Nothing Like the Holidays Movie: A Family Feast
Nothing Like the Holidays: A Family Feast
To honor the December 12th release of the newest of the holiday movies, Nothing Like the Holidays, we offer a collection of Puerto Rican-style recipes, some authentic enough to win approval from Mama Rodriguez.
In Nothing Like the Holidays, Mauricio's wife (played by Debra Messing) tries to impress her mother-in-law by telling her that she made coquito for the office Christmas party. Coquito is an eggnog-like alcoholic beverage made with rum, eggs, coconut milk, and coconut cream. You could transform this plain eggnog into a more Latin version by using coconut milk in place of the regular milk and coconut cream in place of the whipping cream if you have a mother-in-law you need to impress.
Recipe: Egg Nog
Asopao de Pollo (Traditional Chicken Asopao)
The Puerto Rican dish asopao, a cross between soup and paella, is an easy, hearty one-dish meal. With both chicken thighs and ham, it's enough to satisfy a family of big appetites.
Recipe: Asopao de Pollo
Chicken with Rice (Arroz con Pollo)
Instead of the arroz con gandules (rice with pigeon peas) that's featured in the movie, we offer the other immensely popular Puerto Rican dish: rice with chicken. This one features rice with chicken, onion, tomato, corn, and fresh mint.
Recipe: Chicken with Rice
Barbecue Pork Tenderloin
Another festive island dish is lechón asado, or barbecued pig, which is usually cooked for a party of 12 or 15. The pig is basted with sour orange juice and achiote coloring. Green plantains are peeled and roasted over hot stones, then served with the barbecued pig as a side dish. If it's just not practical for you to roast a whole pig this year, you might settle for barbecued pork tenderloin served with grilled plantains.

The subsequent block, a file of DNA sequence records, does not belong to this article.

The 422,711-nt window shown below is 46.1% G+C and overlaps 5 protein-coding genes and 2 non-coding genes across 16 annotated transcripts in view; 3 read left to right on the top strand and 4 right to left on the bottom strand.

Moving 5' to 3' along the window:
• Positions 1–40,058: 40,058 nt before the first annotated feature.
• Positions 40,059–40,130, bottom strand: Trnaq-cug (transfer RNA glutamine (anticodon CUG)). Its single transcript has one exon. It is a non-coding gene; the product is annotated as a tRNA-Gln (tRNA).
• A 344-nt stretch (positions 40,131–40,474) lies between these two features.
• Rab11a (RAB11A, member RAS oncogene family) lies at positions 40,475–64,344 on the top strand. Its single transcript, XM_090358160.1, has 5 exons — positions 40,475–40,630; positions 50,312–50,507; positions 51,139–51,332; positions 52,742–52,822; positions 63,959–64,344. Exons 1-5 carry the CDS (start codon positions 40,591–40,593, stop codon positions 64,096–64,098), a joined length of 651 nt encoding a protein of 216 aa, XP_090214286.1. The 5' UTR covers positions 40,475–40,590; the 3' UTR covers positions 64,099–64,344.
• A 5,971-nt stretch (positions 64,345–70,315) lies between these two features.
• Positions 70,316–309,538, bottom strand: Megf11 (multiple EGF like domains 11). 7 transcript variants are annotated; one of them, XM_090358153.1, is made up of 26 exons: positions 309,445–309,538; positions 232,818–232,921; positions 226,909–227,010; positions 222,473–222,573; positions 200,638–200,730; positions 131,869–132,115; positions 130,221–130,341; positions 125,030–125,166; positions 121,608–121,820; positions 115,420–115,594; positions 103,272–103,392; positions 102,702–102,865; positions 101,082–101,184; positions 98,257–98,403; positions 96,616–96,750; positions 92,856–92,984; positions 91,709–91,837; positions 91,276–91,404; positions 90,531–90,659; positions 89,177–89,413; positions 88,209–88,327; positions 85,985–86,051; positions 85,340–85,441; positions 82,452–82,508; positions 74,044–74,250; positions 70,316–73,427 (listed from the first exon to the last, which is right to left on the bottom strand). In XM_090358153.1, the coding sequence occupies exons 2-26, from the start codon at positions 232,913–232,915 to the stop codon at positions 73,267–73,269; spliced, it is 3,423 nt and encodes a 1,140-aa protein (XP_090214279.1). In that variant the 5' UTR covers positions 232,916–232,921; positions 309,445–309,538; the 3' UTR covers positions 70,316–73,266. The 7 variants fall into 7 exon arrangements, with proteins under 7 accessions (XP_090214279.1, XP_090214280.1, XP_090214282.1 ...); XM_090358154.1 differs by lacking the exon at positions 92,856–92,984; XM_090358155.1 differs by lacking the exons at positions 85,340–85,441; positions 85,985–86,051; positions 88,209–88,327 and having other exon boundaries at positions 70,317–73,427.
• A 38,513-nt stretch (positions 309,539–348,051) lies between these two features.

Recipe: Barbecue Pork Tenderloin
Mofongo Relleno de Pollo Guisado (Plantains and Pork Cracklings with Stewed Chicken)
Plaintains are used frequently in Puerto Rican cooking, and mofongo is mashed plantains with garlic, olive oil, and pork cracklings that are shaped into individual balls or molded with a mortar and pestle into a bowl to hold meat or fish. The consistency of the stewed chicken is between simple roast chicken and asopao—the classic soupy Puerto-Rican stew.
Recipe: Mofongo Relleno de Pollo Guisado
Tembleque (Coconut Custard)
This classic Puerto Rican dessert is a light coconut custard whose name can be loosely translated as "jiggling."
Recipe: Tembleque (Coconut Custard)
Tres Leches Cake (Three Milks Cake)
cake is extremely popular throughout Central and South America, though it probably originated in either Mexico or Nicaragua. It consists of a sponge or butter cake soaked in evaporated milk, condensed milk, and whole milk or cream. Serve with whipped cream, melted chocolate, or dulce de leche.
OK. Maybe there's not a scene of the Rodriguez clan sipping on a rum punch in the movie, but after viewing these family dynamics, you'll want to offer them one.
Recipe: Rum Punch